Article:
Begala did not take the expert analysis of Dr. Rivlin lightly: "Begala was steaming." But the clash between economic fact and political spin in the administration is–well, did you see any of the NBA playoffs last year? It's fun to watch, but there's not a lot of suspense about the final outcome. The press office has taken over full control from the Council of Economic Advisers, and the incredible boasts–unchallenged by Dole or the press–have become nothing short of phenomenal. That Clinton lowered the deficit "four years in a row for the first time since the Civil War" is now the principal economic achievement touted by the administration.
In fact, the Clinton administration has not actually seen four fiscal years; we don't know–won't know for one year, yet–what the four-year Clinton deficit amounts to. The first of the four years that the administration cites in its deficit-reduction grand slam is actually fiscal 1993–which began October 1, 1992–Bush's last year. In fiscal 1993, federal red ink declined from $290 billion (fiscal 1992) to $255 billion and the deficit was headed south. This was primarily due to four factors which have nothing to do with Bill Clinton: The business cycle ticked up (in 1992 the economy was already growing at 2.3 percent annually, just about the rate under Clinton so far); the collapse of the Soviet threat allowed military spending to decline; the savings and loan bailout ended; and the modest spending caps put in place in the infamous Bush budget compromise of 1990 (wherein he broke his "no new taxes" pledge–in exchange for these spending caps) kicked in. Of course, Clinton credits the Bush $492 billion deficit-reduction deal not at all; his 1993 $496 billion package actually undid the spending caps in place in order to rejigger them–directing credit to the new administration.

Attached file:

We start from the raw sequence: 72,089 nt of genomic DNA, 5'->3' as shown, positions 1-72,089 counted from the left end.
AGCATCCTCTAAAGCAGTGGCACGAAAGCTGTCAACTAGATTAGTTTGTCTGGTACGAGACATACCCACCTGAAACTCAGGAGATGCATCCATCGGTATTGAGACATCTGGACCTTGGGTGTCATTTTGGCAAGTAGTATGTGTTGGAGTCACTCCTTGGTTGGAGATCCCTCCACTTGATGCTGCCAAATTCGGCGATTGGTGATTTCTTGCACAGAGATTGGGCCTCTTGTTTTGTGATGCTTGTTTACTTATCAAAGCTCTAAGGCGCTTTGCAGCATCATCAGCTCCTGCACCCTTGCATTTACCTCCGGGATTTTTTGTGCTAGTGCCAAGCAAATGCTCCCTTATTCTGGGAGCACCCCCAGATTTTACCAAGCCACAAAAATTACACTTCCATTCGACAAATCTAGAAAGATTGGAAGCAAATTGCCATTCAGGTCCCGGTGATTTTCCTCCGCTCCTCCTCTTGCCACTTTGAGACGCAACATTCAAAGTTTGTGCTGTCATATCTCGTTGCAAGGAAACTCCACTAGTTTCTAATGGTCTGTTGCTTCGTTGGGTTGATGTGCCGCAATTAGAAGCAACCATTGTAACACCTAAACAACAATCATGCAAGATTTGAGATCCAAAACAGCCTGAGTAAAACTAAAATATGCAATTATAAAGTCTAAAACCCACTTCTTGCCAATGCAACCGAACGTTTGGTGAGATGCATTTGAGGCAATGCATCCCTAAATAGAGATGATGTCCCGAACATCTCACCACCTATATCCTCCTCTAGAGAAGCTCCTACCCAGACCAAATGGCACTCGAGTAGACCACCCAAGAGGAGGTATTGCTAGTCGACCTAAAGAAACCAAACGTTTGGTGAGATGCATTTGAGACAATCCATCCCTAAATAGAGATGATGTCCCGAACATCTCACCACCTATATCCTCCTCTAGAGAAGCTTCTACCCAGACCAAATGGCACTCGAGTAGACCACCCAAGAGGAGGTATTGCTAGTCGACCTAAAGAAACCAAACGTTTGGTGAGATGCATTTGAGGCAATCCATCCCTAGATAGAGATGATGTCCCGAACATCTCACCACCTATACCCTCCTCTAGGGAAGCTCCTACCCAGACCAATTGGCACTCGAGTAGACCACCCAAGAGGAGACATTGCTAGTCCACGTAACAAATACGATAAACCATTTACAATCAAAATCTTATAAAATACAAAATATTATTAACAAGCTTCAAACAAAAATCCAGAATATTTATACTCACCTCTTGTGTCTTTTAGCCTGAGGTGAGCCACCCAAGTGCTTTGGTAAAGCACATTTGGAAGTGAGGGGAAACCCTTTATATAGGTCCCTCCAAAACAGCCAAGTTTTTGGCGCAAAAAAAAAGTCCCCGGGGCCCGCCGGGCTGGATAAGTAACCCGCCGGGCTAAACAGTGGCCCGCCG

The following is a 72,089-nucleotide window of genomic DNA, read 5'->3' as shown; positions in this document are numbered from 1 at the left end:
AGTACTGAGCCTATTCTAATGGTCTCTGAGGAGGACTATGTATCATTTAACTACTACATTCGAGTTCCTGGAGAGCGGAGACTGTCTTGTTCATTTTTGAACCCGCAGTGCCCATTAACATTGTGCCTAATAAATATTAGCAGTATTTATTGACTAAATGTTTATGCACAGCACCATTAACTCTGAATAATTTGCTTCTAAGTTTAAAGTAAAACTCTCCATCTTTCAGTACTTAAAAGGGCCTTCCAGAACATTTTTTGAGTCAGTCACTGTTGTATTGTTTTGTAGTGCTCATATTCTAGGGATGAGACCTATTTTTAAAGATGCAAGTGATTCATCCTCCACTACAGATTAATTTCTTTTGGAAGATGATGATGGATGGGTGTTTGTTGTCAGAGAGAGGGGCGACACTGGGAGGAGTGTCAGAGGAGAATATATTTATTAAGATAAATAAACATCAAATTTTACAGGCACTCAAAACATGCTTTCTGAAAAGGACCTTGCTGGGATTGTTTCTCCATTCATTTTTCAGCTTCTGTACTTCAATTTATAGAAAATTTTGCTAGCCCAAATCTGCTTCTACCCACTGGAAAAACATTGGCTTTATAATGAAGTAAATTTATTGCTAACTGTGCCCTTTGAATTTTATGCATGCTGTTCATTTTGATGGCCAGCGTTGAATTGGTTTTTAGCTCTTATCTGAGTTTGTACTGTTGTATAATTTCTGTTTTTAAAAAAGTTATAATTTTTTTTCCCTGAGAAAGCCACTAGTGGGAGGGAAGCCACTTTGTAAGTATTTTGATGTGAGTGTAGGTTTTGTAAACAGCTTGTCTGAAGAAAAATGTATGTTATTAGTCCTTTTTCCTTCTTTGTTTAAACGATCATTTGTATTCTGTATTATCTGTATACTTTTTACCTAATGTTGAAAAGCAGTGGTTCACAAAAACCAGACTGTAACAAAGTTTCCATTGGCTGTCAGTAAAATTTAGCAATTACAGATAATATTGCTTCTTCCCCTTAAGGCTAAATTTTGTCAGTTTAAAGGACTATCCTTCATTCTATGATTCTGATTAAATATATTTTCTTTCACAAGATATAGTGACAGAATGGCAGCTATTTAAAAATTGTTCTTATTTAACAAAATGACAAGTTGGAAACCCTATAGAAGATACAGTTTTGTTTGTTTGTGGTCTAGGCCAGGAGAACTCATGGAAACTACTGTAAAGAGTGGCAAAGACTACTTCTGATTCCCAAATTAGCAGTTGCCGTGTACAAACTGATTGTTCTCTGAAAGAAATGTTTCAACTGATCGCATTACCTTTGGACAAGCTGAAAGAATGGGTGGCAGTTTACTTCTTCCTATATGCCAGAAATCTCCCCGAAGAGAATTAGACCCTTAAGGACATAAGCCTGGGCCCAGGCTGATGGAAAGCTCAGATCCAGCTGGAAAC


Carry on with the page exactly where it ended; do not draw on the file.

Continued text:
What is genuinely dastardly about the deficit-reduction boast, however, is that Clinton actually did help to bring government ledgers into balance–by being so legislatively incompetent that the administration's spending schemes were shot down one after the other. In Putting People First, Clinton's 1992 campaign manifesto, he advocated about $90 billion in "investments"–also known as government make-work–over four years. This was a key promise for the Clinton-Gore campaign, as it was the "I have a plan!" backdrop for their commitment to get the "worst economy in 50 years" moving.
The first installment, even pared back to a $16 billion "stimulus package" (not to be confused with Dick Morris's less extravagant, if better targeted, $200 per hour private–sector stimulus package), was filibustered by Dole in the Senate; the "investment" program was nevermore. The fate of the Clinton health plan, a similar budget-busting spending spree, is well known. By producing such colossal political failures on the spending side, Clinton did help further the goal of budget balance.
Indeed, the ultimate political catastrophe of the Clinton administration–its failure to hold Congress in the 1994 elections–finally brought real constraints on the spending side. Remember, please, that the administration was perfectly willing to budget $200 billion annual deficits in 1996 and far beyond–until thwarted by the "extremist" Republican Congress. The result was a decline in the 1996 deficit to only about $120 billion–over $70 billion less than what the administration forecast in February 1995. But let's face it: If Clinton can't steal the credit from this "dangerous" and "radical" set of criminals, whom can he steal from?
The excitement in Chicago was that Clinton had indeed committed the perfect crime. Mario Cuomo, relegated to not-ready-for-primetime status along with the rest of the old–line liberal Politburo (including Jesse Jackson), gave the one speech which actually laid it all out (he even dared to recount Clinton's run at a national health care system!). Rather than simply demonizing his Republican opponents, the ex-governor sought to identify the source of Clinton's contribution, a contribution that needed some explaining in light of the president's signing of the welfare bill and other ostensible dissents from Democratic orthodoxy.